Merchants know that price is an obsession with customers. Meeting expectations for discounts while juggling in-store versus online promotions and avoiding channel conflict is a challenge that sellers have tackled using pricing tools such as the MSRP and MAP. But increasingly, just one of those methods retains relevance in the world of omnichannel retail.
By multiple measures, price continues to reign supreme with consumers. Kibo’s 2017 Consumer Trends report found that price is the top reason 70% of shoppers choose to purchase from a particular Web site — dwarfing the next highest factor, brand name, by a factor of four. And 60% of shoppers say attractive prices prompt them to shop with favorite retailers, according to consulting firm PwC — close to double the percentage who chose brand trust and item availability, which were the next most important factors.
The quest for discounts has led online mass merchants to strategically offer deep discounts, making up in volume what they erode in margin. In this race to the bottom, small- to mid-sized merchants have struggled to keep up, using dynamic pricing tools to track competitors’ product price fluctuations and offering price-drop alerts and other discount-focused features for shoppers.
The situation is further complicated by increasingly sophisticated personalization tools, which enable merchants to send individualized offers to consumers based on past purchasing behavior, and apps such as RetailMeNot that act as discount clearinghouses, enabling shoppers to harvest promo reward codes without building relationships with individual brands.
And then there are the unique challenges faced by brand manufacturers and their retail partners. Fully 48% of brand manufacturers now sell products directly to consumers online, creating potential for channel conflict when it comes to price. And retailers selling manufacturers’ goods find themselves competing not only with mass merchants, but with cut-rate sellers whose products are featured on third-party marketplaces on sites such as Amazon, Walmart, and eBay. Those with physical store outlets must additionally have strategies in place for shoppers using their phones to comparison shop and requesting price-match discounts.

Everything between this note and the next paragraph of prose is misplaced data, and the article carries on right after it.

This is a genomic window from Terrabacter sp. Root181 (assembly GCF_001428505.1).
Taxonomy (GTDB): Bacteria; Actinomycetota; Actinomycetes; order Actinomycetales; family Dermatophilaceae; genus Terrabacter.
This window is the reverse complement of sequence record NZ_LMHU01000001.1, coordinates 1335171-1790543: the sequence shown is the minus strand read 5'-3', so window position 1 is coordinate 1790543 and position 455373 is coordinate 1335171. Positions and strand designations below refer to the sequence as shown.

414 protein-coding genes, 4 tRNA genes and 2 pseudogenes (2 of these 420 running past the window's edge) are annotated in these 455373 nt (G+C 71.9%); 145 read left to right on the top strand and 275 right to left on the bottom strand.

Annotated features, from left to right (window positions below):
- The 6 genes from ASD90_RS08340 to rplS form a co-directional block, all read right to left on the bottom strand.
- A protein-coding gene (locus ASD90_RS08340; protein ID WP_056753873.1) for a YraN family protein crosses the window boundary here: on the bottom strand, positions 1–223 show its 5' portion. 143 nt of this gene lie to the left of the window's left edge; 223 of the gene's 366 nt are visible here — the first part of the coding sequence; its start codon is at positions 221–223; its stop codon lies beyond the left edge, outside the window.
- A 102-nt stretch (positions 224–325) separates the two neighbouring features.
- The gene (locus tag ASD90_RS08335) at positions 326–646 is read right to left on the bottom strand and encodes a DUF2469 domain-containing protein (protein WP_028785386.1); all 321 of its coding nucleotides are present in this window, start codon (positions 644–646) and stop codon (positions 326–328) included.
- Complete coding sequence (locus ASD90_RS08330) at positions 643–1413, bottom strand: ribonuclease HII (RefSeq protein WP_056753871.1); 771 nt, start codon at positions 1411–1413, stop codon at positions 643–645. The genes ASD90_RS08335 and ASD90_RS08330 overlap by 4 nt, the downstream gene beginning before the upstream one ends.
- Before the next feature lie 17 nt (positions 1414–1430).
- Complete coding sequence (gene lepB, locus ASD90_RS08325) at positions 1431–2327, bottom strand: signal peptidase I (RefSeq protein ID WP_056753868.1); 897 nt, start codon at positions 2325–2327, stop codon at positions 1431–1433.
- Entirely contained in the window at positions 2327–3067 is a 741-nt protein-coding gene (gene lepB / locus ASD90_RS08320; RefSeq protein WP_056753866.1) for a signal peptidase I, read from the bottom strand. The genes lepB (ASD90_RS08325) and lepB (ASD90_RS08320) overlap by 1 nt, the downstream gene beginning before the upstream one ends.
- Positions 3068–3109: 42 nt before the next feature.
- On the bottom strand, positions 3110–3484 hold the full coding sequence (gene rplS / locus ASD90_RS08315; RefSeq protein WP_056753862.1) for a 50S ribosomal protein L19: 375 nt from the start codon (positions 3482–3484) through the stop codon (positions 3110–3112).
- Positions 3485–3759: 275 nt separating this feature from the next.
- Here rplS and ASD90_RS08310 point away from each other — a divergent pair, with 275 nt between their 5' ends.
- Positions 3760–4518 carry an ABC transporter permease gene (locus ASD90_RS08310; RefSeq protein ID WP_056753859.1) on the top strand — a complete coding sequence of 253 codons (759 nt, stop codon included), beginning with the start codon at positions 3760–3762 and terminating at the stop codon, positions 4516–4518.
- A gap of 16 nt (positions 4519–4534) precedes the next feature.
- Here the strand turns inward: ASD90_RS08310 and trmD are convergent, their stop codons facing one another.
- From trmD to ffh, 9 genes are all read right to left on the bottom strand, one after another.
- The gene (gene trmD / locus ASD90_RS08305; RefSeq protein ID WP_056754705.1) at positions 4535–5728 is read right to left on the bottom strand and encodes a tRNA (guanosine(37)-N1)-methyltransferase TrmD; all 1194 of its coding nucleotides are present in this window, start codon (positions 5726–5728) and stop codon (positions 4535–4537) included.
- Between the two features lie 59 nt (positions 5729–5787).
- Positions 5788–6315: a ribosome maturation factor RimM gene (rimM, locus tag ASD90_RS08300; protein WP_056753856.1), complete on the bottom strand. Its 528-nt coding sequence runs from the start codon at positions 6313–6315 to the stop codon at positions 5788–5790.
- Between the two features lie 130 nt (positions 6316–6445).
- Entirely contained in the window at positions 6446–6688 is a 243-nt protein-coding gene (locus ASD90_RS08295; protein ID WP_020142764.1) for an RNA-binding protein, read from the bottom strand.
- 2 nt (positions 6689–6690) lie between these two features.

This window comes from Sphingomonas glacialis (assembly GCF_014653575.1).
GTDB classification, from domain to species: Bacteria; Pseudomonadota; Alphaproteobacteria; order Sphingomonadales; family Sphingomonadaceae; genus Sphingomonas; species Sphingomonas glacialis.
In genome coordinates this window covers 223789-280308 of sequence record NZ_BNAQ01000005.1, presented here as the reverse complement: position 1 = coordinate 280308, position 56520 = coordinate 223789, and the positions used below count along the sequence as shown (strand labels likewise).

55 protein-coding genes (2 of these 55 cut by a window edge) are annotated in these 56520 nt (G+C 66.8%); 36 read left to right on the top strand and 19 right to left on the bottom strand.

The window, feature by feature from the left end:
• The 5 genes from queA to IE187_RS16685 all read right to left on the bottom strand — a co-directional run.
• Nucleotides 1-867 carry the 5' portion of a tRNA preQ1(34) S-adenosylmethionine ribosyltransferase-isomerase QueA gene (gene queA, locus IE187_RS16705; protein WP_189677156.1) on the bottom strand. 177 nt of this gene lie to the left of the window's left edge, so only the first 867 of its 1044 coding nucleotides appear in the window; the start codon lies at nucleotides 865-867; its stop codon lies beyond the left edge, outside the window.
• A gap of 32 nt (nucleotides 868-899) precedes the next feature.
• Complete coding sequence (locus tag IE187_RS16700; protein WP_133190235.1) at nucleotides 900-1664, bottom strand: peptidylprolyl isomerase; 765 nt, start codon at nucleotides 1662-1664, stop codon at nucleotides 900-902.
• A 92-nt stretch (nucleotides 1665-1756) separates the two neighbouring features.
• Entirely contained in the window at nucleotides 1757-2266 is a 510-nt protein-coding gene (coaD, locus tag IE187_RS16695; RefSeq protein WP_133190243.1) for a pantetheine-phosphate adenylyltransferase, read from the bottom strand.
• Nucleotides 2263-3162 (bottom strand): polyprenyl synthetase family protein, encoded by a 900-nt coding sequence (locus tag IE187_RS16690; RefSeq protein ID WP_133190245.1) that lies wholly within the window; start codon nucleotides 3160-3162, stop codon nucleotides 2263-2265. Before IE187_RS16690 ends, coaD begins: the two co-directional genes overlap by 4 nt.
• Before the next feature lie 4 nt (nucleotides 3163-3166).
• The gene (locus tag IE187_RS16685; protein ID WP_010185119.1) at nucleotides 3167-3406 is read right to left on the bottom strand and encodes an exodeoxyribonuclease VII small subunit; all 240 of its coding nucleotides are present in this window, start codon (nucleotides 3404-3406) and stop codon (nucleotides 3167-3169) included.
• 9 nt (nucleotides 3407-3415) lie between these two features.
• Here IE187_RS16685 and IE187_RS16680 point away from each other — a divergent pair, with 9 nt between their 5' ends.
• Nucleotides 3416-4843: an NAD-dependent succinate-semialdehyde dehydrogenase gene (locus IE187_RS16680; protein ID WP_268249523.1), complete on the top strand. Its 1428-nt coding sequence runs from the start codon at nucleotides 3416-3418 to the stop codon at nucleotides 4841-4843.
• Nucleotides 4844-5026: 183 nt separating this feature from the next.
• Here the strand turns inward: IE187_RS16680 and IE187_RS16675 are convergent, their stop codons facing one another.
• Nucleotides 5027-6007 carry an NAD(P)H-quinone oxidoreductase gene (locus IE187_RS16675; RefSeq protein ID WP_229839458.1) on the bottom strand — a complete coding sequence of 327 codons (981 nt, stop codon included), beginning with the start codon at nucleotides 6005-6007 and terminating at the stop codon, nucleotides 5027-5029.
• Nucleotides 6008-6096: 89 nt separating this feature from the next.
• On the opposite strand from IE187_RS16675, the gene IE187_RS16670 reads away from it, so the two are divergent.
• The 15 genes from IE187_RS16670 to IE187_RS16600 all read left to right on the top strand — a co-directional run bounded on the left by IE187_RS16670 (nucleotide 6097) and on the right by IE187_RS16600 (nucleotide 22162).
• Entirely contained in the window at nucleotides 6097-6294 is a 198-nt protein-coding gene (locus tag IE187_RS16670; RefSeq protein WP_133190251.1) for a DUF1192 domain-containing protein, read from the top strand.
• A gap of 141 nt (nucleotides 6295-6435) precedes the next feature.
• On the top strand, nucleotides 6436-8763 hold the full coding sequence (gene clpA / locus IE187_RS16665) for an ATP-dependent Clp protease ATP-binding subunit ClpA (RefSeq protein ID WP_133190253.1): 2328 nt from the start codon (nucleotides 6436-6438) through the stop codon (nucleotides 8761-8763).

Given all of these competing demands, the promise of establishing pricing consistency is alluring. Merchants have long turned to tools such as the Manufacturer’s Suggested Retail Price (MSRP) and the Minimum Advertised Price (MAP) to attempt to establish pricing parity and level the playing field against deep discounters. But do these strategies, which have been around for decades, still apply in the age of omnichannel retail?
The MSRP: Almost a Dinosaur?
In theory, the MSRP is the price that represents what manufacturers believe products are worth in the marketplace, and the price they believe retailers should set. But as anyone who’s haggled for a car knows, the MSRP more typically is just a starting point from which retailers deduct discounts to spur purchases.
In fact, the tendency never or rarely to charge the displayed MSRP has gotten eCommerce merchants into trouble, with complaints being filed in the courts on behalf of consumers who claim the list price is nothing more than false advertising designed to make discounts seem bigger.